8. Giel says:

    Agree that this is sad but all New Zealanders that buy cheap goods from China and other countries are to blame for these changes.

    Hands up who wants to pay more for a shirt, a shoe, a computer, a iPod, a refrigerator , a TV, a car, steel etc. Back in the 1960′s and 70′s lots of things were manufactured in NZ and they cost a fortune to buy and most would say we were the poorer for it (in terms of consumable and fiscal living standards). For example in 1975 a NZ manufactured 23 inch Pye of Philips Colour TV cost $13,000 in todays dollars. Today you can buy a 50 inch TV ex China for a $1000. More than twice the TV for less than 8% of the price - sure innovation/ technology advancement has a lot to do with lower costs in such items but that is only one part of the story - much of it is much cheaper manufacturing in China. Goodness knows how much it would cost to build such things in NZ. People need to be honest about what keeping manufacturing jobs in NZ means. Apply NZ labour rates in place of Chinese rates and then see how far your pay / money goes in buying stuff - it would be an eye opener for most. So let’s be careful about what we wish for.

    I am afraid we are a consumer based society that demands low prices and wants more goods. I wonder how many people complain about this (including the workers themselves – harsh??) buy cheap Chinese stuff at the Warehouse and other places and then complain about manufacturing being shifted to China. It is a natural consequence (or karma result) of our actions and desires and we will see more and more of this. F&P went to Mexico for the same reason - shut their Dunedin plant down as it cost too much to be competitive with NZ based manufacturing. I am afraid you can’t have both ways. Don’t blame Joyce or KiwiRail but blame each and everyone one of us (all the consumers that want cheap goods - and a resulting better material life!)

    The big question strategically is how long will China be cheap? Then India may take over but sooner or later their prices will rise and then we will all be in the proverbial with little to fall back on as all our IP is destroyed but what the heck why not live for today. Heads up -we are all complicit in this as are other developed countries living of the cheap labour in China /India etc and this is but one consequence of that. Expect more consequences over time. I mean people go on about “Peak Oil” – what about “Peak Labour” costs in a few decades when China / India are no longer a cheap source of labour – hopefully technology advancement will save us!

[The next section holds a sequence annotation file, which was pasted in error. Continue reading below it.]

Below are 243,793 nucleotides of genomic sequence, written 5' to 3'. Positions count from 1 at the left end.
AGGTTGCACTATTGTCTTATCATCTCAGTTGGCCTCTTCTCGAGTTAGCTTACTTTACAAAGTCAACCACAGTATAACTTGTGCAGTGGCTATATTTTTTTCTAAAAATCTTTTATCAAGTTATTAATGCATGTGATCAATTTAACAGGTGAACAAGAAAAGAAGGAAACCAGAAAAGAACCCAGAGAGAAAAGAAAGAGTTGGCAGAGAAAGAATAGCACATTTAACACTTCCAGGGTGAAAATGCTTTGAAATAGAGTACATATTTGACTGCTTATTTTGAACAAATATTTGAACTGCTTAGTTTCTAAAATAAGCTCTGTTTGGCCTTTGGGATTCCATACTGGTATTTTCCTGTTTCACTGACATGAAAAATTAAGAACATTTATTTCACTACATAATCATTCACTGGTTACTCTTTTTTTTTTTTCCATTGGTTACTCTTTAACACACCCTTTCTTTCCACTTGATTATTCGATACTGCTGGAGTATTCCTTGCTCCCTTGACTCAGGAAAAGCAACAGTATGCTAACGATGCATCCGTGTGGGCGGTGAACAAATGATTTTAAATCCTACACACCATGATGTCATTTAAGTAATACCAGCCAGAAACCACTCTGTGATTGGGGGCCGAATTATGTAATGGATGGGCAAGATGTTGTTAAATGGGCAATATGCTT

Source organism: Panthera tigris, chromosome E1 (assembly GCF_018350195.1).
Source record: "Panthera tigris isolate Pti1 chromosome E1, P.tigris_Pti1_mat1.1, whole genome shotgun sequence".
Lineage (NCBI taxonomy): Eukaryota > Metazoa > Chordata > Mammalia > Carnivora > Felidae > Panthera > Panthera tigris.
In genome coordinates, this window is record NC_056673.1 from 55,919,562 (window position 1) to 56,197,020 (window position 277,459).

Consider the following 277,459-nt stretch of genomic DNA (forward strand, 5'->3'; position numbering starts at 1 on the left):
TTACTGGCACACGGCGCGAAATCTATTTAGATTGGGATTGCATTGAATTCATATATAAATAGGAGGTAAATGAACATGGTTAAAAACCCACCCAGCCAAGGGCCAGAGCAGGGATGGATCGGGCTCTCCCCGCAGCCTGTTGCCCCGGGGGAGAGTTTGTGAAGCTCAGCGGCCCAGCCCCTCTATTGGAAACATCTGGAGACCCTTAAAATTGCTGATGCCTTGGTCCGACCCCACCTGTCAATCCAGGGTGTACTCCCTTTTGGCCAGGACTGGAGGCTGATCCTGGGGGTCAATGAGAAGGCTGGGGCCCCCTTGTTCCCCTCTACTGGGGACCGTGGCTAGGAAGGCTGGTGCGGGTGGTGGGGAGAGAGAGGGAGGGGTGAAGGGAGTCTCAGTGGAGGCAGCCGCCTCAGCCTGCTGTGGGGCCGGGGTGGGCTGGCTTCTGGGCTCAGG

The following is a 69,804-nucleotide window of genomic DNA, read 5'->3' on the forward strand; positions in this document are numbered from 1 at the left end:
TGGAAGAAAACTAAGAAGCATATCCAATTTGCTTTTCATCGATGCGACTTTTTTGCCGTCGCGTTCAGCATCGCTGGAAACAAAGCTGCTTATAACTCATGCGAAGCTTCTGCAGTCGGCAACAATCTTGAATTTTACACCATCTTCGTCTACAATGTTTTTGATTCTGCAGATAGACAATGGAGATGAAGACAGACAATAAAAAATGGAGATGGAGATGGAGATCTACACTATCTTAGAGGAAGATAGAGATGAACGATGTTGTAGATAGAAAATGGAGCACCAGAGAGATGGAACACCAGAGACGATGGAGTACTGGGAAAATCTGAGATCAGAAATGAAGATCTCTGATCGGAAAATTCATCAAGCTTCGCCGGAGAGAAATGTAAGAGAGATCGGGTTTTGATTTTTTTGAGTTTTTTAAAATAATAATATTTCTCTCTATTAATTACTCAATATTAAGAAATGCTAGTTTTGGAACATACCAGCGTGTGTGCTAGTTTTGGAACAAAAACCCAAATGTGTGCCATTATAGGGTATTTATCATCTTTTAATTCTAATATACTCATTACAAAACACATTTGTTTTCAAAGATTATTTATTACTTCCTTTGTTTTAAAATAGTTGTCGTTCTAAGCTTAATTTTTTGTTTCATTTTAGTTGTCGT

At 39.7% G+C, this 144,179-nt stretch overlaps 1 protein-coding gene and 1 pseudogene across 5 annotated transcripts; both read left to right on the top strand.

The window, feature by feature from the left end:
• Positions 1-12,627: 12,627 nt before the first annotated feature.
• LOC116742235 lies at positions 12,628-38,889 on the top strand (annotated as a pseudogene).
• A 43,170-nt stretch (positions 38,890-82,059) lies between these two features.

9. Jon R says:

    Because of a 12 or 20% (depending upon who you believe), which in the total cost is perhaps a couple of million dollars, Steven Joyce is causing 40 immediate staff to lose their jobs. The knock on effect is that 200 people will be effected, not to mention the loss in potential investment in plant and labour.

    So Steven Joyce, just like your holiday highway, another very foolish decision from AN UNELECTED MP.

    If we want rail and public transport DON´T VOTE NATIONAL / ACT this year.

  10. DanC says:

    Such a shame these people lost their jobs. Total madness really. Look after those at home first. If we don’t have the technical no how (which I’m sure we do) Buy one overseas built bit of kit and copy it making it better.

  11. Giel says:

    Article on China and world peak labour if anyone interested

    Jon R KiwiRail has a nearly $1 billion rolling stock procurement plan over next few years for new wagons and locos (excluding EMU’s) and so 20 percent on that is quite a big saving for KR

  12. tuktuk says:


    But is it 20% or is it 12%?
    How much is it going to cost for the redundancy packages at Hillside, Hutt and the Wellington Design office?
    How much is it going to cost all the supplier companies who also have to lay off staff?
    How much is it going to cost NZ Inc when the families of those skilled workers leave New Zealand - and we lose the income generating potential of their children?
    How much will it cost to re-establish these engineering design and manufacturing resources if they are needed again in future?
    This is sounding a lot like Northland rail where decisions resulting in a huge loss of long term resilience are being taken for the sake of what is loose change comparative to the government RoNS budget.
    And - while we are talking about a $1 billion procurement programme, only a fraction of that needs to be given to NZ workshops to provide a sustainable workflow into the future. Let the majority go to China, if need be.

  13. Giel says: